Why Climate Action Makes Business SenseWe Mean Business
The business community is making it clear that it’s serious about climate commitments and achieving real value through investing in the low-carbon transition, regardless of the changing political landscape.
The We Mean Business coalition has engaged with hundreds of companies from a range of sectors and geographies, and four benefits have been highlighted as key elements to the journey to a low-carbon future.
Long-term business value
Businesses planning to remain successful for decades to come are realizing the importance of long-term commitments on climate action to harness the opportunities ahead.
Just two weeks ago Walmart, the world’s largest retailer, announced their 2025 environmental goals and became the 26th company to successfully set science-based greenhouse gas emissions reduction targets. These targets represent the clearest path for companies to set Paris-compliant business strategies. Having Walmart signup shows that science-based targets are quickly becoming the mainstream.
Their commitments form an ambitious set of goals out to 2030, underlining the long-term planning required to harness the transition to a low-carbon economy.
“Walmart will use a combination of energy-efficiency measures, together with expanded use of renewable energy, to reduce emissions in its own operations by 18% by 2025. Additionally, Walmart will work with suppliers to reduce emissions by 1 Gigaton by 2030, equivalent to taking more than 211 million passenger vehicles off of US roads and highways for a year.”
Meanwhile, when the Kellogg Company set its science-based targets to reduce greenhouse gases in its operations and extended value chain, it set them out to 2050 to show governments that “they’re serious about supporting the long-term commitments they are being asked to make,” Diane Holdorf, chief sustainability officer, VP at Kellogg Company, said.
Direct cost savings
Companies are realizing huge cost savings in their push towards a low-carbon economy, underlining the business base for climate action.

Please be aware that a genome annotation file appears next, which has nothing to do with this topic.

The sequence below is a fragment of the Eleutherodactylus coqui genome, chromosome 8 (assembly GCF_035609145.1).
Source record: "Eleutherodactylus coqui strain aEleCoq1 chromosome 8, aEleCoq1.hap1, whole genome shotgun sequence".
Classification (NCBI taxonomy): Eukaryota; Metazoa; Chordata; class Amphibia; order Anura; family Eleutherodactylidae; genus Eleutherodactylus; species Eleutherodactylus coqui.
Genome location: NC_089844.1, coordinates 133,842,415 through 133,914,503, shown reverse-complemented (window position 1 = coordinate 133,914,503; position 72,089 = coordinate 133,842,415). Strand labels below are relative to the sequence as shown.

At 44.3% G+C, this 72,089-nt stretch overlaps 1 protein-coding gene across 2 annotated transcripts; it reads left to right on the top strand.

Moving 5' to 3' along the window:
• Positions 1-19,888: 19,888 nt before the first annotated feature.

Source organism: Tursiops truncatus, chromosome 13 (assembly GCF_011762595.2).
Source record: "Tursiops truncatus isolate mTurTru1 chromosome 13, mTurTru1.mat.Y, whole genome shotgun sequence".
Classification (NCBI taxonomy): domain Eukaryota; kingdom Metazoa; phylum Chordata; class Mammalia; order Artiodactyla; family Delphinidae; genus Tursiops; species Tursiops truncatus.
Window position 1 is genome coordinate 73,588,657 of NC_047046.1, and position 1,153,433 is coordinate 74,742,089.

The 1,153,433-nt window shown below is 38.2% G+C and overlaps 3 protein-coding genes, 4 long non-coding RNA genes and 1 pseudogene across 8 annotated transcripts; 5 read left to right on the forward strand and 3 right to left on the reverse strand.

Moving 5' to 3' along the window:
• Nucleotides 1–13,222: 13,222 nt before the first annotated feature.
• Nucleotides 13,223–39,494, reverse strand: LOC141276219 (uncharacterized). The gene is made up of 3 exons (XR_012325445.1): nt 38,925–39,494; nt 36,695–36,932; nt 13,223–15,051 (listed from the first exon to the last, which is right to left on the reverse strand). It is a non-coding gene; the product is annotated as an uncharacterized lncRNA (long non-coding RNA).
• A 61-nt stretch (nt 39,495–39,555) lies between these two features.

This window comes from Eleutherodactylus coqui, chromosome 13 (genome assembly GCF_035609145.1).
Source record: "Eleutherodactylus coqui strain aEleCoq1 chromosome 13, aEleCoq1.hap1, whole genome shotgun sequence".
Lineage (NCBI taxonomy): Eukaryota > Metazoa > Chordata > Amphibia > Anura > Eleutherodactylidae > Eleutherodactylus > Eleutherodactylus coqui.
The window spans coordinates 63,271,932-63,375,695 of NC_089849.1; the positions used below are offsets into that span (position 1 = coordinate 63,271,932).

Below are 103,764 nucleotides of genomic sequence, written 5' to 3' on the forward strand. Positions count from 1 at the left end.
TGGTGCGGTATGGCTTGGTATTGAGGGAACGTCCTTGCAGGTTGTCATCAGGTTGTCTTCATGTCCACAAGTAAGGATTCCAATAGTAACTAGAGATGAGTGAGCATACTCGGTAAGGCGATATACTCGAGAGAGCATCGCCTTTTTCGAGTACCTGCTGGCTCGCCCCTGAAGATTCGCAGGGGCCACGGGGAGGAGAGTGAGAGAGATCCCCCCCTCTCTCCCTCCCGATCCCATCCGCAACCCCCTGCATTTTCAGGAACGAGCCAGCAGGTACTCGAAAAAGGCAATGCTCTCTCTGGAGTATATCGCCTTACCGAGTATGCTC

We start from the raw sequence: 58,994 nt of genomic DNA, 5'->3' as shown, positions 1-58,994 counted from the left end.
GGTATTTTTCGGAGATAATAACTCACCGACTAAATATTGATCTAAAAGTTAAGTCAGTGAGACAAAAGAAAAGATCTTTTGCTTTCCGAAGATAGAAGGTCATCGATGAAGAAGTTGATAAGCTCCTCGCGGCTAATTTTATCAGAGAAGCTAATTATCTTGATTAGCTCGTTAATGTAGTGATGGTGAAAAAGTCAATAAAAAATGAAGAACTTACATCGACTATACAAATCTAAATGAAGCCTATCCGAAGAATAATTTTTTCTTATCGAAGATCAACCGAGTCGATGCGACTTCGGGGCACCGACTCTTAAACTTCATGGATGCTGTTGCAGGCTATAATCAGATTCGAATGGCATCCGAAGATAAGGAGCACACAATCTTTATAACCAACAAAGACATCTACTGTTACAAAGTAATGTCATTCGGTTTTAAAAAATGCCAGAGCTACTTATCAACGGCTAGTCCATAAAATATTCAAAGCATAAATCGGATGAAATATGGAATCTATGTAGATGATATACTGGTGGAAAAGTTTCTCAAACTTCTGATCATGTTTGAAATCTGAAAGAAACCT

Ikea has generated some 70 million euros in costs saving through energy efficiency within its stores during the past few years, according to the company’s chief sustainability officer Steve Howard.
In addition, it has actually turned energy from being a cost center into a profit center thanks to over 300 wind turbines across nine countries, and more than 800,000 solar panels.
“Climate action presents huge opportunities for our business,” Howard said. “We’re looking at products for a more sustainable life at home… And the products that help customers save energy, waste and water at home or generate energy like the solar panels.”
The Center for Energy Efficiency & Sustainability at Ingersoll Rand, has also managed to save millions of dollars in electricity use every year, as well as “tonnes and tonnes in waste reduction,” because “employees believe that their small steps at a local level, in aggregate, equal big things,” W. Scott Tew, executive director, said.
Meanwhile, Skanska AB has been able to help companies make long-term financial savings by providing a greener and more sustainable alternative, according to Anna Åkesson, Senior Environmental Manager, Green and Community Investment.
“We believe that we can create profit with purpose, which also helps us to access green funding and create new business opportunities,” Åkesson said.
Opportunities through Innovation
Innovation is at the heart of the low-carbon transition, providing the means to fulfill climate commitments at scale, as well as ground-breaking business opportunities.
Sustainable innovation represents 81% of Philips Lighting’s innovation spend, with circular lighting being a big part of that, according to Nicola Kimm, Head of Sustainability of Philips Lighting.
Meanwhile the Kellogg Company has been experimenting with sustainable solutions, such as fuel-cell technology at its waffle-making facility in San Jose. If this initial trial is successful it could be rolled out to other facilities.
“This is the first time Kellogg has explored this sort of thing and it was motivated directly by the emissions reduction target… I think people are now more willing to try new things to help drive towards the target: it has created a ‘start-up mentality’,” Amy Braun, senior sustainability manager at Kellogg Company, said.
Prepare for regulation
With the trajectory towards a sustainable future now firmly in place, the prospect of increased environmental regulation during the coming years is a key consideration for businesses globally.
Since the clear signal given in Paris last year that the global economy is on a path to decarbonization, business got a sign of certainty on what to plan for, what to invest against, and not surprisingly we have seen businesses react, Paul Polman, CEO of Unilever said.
“Staying one step ahead of regulation helps to future-proof our business. In just the last two years we’ve seen a big increase in banks and investors coming to ask about our work and how they can support us,” Anna Åkesson, senior environmental manager of green and community investment at Skanska AB, said.
To learn how your company can commit to action visit https://www.wemeanbusinesscoalition.org/take-action or email [email protected].